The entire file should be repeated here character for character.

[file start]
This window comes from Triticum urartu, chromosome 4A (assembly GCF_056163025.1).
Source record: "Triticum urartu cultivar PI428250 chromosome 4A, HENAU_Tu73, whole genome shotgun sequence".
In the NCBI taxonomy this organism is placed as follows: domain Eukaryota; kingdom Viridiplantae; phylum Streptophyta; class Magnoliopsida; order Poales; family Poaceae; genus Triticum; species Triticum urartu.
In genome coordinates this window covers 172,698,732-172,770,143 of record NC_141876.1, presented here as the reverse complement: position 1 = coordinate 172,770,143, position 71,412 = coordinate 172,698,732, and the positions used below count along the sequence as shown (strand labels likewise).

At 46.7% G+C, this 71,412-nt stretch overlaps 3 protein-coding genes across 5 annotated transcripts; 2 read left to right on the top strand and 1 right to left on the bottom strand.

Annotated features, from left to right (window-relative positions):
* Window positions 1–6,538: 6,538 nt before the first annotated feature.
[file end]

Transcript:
This window comes from Triticum urartu, chromosome 4A (assembly GCF_056163025.1).
Source record: "Triticum urartu cultivar PI428250 chromosome 4A, HENAU_Tu73, whole genome shotgun sequence".
In the NCBI taxonomy this organism is placed as follows: domain Eukaryota; kingdom Viridiplantae; phylum Streptophyta; class Magnoliopsida; order Poales; family Poaceae; genus Triticum; species Triticum urartu.
In genome coordinates this window covers 172,698,732-172,770,143 of record NC_141876.1, presented here as the reverse complement: position 1 = coordinate 172,770,143, position 71,412 = coordinate 172,698,732, and the positions used below count along the sequence as shown (strand labels likewise).

At 46.7% G+C, this 71,412-nt stretch overlaps 3 protein-coding genes across 5 annotated transcripts; 2 read left to right on the top strand and 1 right to left on the bottom strand.

Annotated features, from left to right (window-relative positions):
* Window positions 1–6,538: 6,538 nt before the first annotated feature.